Primary Care Innovations To Improve Cardiovascular Health Wednesday, May 20, 2015
Heart disease is the leading cause of death for both men and women in the United States. According to the Centers for Disease Control and Prevention, every year there are approximately 610,000 deaths attributed to heart disease, and roughly 735,000 Americans have a heart attack. Primary care settings provide an important opportunity to deliver preventive services and care management for at-risk patients. Clinical practices are finding innovative ways to reduce the risk of cardiovascular disease and improve patient outcomes.
The featured Innovations describe a primary care practice’s approach to delivering intensive care management services for patients with chronic cardiovascular conditions, a community clinic program that used culturally tailored counseling to reduce dietary fat intake among African-American women, and a program that uses information technology and automated blood pressure measurement to identify patients at risk of undiagnosed hypertension.
The featured QualityTools include a tool to help clinical practices improve their approach to hypertension care, a Million HeartsTM toolkit to help integrate heart disease and stroke prevention efforts with other work, brochures and fact sheets with recommendations for cardiovascular diseases from the U.S. Preventive Services Task Force, and a critical analysis of the literature on quality improvement strategies for hypertension care.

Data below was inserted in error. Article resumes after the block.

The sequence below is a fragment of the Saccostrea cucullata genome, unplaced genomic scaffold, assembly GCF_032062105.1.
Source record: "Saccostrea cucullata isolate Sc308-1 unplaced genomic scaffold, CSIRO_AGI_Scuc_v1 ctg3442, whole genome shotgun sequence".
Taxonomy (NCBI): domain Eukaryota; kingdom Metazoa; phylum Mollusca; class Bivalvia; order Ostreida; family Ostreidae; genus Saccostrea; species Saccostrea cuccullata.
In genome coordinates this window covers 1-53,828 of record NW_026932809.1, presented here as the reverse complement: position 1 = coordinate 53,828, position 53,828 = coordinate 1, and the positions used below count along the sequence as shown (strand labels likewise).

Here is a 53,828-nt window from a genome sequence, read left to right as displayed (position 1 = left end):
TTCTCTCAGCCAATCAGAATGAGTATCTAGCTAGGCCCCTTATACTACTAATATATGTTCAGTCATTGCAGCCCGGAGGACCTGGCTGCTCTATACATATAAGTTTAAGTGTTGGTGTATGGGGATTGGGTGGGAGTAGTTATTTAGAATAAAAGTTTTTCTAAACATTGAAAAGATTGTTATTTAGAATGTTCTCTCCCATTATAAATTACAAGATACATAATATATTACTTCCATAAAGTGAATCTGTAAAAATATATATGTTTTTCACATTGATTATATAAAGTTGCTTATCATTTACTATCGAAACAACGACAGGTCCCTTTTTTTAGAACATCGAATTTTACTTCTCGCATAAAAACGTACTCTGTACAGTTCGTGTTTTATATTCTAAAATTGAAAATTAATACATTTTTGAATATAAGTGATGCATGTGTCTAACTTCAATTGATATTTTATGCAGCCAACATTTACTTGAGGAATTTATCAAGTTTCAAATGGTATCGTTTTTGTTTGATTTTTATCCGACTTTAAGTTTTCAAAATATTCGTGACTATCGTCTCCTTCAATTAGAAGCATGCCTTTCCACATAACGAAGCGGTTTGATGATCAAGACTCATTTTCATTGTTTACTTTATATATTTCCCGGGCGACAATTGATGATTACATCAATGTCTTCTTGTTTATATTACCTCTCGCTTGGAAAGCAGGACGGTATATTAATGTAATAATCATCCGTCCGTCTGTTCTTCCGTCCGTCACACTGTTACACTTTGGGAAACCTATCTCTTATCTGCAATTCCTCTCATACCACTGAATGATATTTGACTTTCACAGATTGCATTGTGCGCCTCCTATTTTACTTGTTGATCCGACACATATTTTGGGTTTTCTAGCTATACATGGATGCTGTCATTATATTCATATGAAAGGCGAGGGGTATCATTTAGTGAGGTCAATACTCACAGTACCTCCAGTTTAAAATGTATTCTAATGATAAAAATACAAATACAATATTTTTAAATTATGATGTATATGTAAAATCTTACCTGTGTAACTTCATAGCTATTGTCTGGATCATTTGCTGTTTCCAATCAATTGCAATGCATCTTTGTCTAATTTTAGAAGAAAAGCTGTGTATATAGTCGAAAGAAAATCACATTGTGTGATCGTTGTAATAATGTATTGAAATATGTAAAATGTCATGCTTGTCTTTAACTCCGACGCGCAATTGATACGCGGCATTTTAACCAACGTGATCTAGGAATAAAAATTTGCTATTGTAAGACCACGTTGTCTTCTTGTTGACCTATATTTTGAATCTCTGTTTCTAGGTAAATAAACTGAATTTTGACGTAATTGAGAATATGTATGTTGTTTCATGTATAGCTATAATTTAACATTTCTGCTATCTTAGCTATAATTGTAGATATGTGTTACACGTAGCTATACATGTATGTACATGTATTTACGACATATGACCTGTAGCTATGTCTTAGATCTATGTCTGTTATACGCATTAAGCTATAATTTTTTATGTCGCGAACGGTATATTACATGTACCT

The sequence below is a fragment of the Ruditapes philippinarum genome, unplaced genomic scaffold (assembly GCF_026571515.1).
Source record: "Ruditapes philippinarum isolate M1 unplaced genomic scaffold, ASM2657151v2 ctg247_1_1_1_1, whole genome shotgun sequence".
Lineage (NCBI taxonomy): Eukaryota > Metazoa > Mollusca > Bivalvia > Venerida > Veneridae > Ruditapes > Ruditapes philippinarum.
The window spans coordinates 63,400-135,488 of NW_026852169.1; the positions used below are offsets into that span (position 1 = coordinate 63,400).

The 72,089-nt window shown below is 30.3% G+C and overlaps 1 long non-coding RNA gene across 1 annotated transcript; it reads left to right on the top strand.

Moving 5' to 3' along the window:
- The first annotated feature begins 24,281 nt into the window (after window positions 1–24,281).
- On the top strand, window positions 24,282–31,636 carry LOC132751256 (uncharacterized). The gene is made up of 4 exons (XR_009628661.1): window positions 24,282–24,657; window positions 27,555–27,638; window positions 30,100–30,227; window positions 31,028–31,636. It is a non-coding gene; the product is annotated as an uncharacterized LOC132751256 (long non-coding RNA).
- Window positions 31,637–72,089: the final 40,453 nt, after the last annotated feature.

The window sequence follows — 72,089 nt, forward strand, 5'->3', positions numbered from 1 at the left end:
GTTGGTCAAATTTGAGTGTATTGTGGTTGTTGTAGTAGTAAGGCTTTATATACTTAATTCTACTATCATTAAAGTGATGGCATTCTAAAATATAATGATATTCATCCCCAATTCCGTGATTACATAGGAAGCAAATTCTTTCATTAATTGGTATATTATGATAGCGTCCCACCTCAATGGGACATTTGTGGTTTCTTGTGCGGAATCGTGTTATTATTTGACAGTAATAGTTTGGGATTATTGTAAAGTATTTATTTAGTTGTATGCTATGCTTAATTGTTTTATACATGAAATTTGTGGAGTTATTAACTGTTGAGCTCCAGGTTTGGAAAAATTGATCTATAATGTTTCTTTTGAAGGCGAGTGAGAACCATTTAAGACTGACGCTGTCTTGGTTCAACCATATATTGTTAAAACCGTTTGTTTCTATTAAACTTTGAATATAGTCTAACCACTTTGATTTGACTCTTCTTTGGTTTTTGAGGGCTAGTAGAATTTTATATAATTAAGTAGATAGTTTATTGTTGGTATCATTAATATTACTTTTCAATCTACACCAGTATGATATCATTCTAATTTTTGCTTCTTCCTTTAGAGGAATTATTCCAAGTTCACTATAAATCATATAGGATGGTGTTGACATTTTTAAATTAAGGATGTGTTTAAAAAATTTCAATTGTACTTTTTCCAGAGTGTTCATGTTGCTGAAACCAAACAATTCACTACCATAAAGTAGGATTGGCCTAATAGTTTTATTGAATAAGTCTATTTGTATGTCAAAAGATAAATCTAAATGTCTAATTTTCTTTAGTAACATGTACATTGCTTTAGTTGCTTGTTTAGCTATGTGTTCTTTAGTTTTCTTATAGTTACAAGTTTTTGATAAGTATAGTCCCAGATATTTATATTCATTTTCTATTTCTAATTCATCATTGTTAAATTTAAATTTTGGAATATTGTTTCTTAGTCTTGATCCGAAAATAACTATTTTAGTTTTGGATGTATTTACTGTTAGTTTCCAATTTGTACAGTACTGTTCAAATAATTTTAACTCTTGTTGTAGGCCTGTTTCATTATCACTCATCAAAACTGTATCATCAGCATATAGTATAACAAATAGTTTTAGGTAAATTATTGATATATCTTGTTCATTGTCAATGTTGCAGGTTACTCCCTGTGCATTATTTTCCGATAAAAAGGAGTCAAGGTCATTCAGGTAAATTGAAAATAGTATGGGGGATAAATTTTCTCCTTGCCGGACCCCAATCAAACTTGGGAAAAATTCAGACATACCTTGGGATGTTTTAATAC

- Information Technology-Facilitated Identification of At-Risk Primary Care Patients Combined With In-Office Automated Measurement Significantly Reduces Undiagnosed Hypertension
- Primary Care Physician and Health Coach Teams Improve Outcomes and Reduce Costs for Complex Patients
- Culturally Tailored Lifestyle Counseling Tied To Readiness for Change Helps Underserved African-American Women Reduce Dietary Fat Intake